Beauty and the Beast: Hidden in Plain Sight

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If you want to be trapped in a total time-suck, visit TVTropes (although my poison of choice is actually Oh My Disney). But I braved TVTropes the other day to find inspiration for my Beast character, and stumbled across something completely different.

A lot of my favorite couples from literature and television are basically Beauty and the Beast. Who knew?! (You probably did…)

I’ve made a list of these couples, plus one or two I thought of on my own that weren’t cited as examples but still qualify. We’ll start with the no-brainers and work our way down:

  • Belle and Adam (the Beast): Honestly, I can’t believe they forgot to include his name. But the Disney version is one of my favorite movies, and probably my favorite classic retelling of the fairy tale. And who doesn’t love a good musical?
  • Rumpelstiltskin and Belle: Once Upon a Time’s interpretation, heavily based on the Disney one (not surprising, considering it’s a Disney show). Remember the famous Beast-giving-Belle-a-library scene? OUaT has two of those. TWO. Rumpel better not mess up again, he’s run out of libraries to gift-wrap.
  • Erik (the Phantom) and Christine: No matter how many times I see this musical, I always hope that Christine will choose to stay with the Phantom. Erik will say “fine, take Raoul and go,” and she’ll say “No, I actually chose you! He can drown for all I care.” Don’t take this the wrong way, Erik, but I want you to wear your mask all the time. It’s awesome.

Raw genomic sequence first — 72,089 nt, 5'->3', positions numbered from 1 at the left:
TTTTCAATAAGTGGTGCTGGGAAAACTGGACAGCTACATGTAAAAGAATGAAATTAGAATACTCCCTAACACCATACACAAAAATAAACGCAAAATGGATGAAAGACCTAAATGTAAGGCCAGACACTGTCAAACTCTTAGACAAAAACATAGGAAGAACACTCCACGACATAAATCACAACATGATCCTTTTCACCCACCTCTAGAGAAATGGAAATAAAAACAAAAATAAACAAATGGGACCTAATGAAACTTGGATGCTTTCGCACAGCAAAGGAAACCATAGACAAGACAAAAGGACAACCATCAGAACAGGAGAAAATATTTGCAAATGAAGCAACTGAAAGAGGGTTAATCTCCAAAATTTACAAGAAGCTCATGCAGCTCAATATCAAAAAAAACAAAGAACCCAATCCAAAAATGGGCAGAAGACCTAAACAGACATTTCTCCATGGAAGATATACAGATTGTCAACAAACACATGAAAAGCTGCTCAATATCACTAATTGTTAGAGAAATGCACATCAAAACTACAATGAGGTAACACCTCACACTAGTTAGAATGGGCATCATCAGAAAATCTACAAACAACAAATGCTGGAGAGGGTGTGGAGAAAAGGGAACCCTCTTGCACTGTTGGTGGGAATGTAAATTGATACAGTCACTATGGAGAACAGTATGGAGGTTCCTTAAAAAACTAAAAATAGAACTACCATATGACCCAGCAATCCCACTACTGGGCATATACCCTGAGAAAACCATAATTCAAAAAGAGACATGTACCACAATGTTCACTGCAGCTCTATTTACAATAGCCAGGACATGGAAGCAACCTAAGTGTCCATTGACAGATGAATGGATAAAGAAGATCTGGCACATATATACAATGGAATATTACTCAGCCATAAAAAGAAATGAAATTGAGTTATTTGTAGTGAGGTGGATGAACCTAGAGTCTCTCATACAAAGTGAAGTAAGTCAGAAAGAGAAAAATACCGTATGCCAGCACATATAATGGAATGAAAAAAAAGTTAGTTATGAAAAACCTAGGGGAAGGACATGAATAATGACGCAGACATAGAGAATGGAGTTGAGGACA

• Cyrano and Roxane: If you haven’t read/seen this yet, do so! It’s so amazing. Really depressing, but amazing.
  • Sandor (the Hound) and Sansa: I know, this relationship is slightly creepy and there’s a huge age gap, but I love them. Classic beauty and the beast here, because Sansa brings out the best in Sandor.
  • Jaime and Brienne: Same series, different dynamic. Jaime’s the pretty one, Brienne’s the honorable one. And they both bring out the best in each other!
  • WALL-E and EVE: WALL-E is the ugly little robot with a heart/processor of gold, and EVE is the beautifully sleek robot who learns to love. So adorable. And the ending is just perfect!
  • Tiana and Naveen: Disney, stop crossing-over your own stories. What’s interesting is that this couple doesn’t fall in love until they’re both frogs.
  • Tohru and Kyo: Fruits Basket starts out cheery, but it’s actually really dark. Almost every character is damaged, and Tohru’s gentle nature helps to heal all of them, but none more than Kyo. He’s always been told he’s a monster, so he finally started to believe it, and revel in it.
  • Rachel and Tobias: Tobias is the “cursed” one, trapped as a hawk, but Rachel is the one who is ruthless and out of control. I never even considered aligning them with Beauty and the Beast, but it makes total sense now!
  • Buffy and Spike: Spike doesn’t have a soul and works hard to be evil, but Buffy makes him want to be a better man. What’s interesting is that she’s not even very nice to him (she hates him for a long time), but he changes anyway to try and be worthy of her.
  • Antimony and Reynardine: Reynardine is a body-snatching demon who accidentally ends up under Antimony’s control. Their relationship has its bumps, but he’s definitely mellowed out under her influence. And is fiercely protective of her. I just wish she would notice him!
  • Elizabeth and Darcy: Arrogant and rude Mr. Darcy versus the “tolerable” Elizabeth with fine eyes. It takes a direct confrontation to make Darcy realize what a beast he’s been, but he makes his amends in time for a happily ever after.*

That’s my list! Are any of your favorite couples on here? Go ahead and add more in the comments!

* Mileage varies according to your fanfiction.


Jennifer A. Johnson is a newly published fantasy writer thanks to The Adventure of Creation anthology. She's still revising her first novel, but you can sign up for her free newsletter to pass the time.

Oh! So That’s Why the Fairy Tale Did That.